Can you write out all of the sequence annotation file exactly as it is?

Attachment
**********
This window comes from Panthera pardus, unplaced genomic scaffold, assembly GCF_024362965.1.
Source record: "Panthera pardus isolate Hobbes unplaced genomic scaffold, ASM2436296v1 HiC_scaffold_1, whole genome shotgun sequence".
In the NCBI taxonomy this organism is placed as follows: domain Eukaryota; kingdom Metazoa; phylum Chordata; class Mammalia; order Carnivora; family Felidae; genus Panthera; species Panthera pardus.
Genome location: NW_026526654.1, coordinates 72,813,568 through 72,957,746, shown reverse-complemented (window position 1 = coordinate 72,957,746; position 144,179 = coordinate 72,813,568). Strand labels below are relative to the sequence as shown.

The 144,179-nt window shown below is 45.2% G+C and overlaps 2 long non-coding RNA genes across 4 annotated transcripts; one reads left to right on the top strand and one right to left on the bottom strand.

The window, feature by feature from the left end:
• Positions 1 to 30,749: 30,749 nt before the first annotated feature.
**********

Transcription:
This window comes from Panthera pardus, unplaced genomic scaffold, assembly GCF_024362965.1.
Source record: "Panthera pardus isolate Hobbes unplaced genomic scaffold, ASM2436296v1 HiC_scaffold_1, whole genome shotgun sequence".
In the NCBI taxonomy this organism is placed as follows: domain Eukaryota; kingdom Metazoa; phylum Chordata; class Mammalia; order Carnivora; family Felidae; genus Panthera; species Panthera pardus.
Genome location: NW_026526654.1, coordinates 72,813,568 through 72,957,746, shown reverse-complemented (window position 1 = coordinate 72,957,746; position 144,179 = coordinate 72,813,568). Strand labels below are relative to the sequence as shown.

The 144,179-nt window shown below is 45.2% G+C and overlaps 2 long non-coding RNA genes across 4 annotated transcripts; one reads left to right on the top strand and one right to left on the bottom strand.

The window, feature by feature from the left end:
• Positions 1 to 30,749: 30,749 nt before the first annotated feature.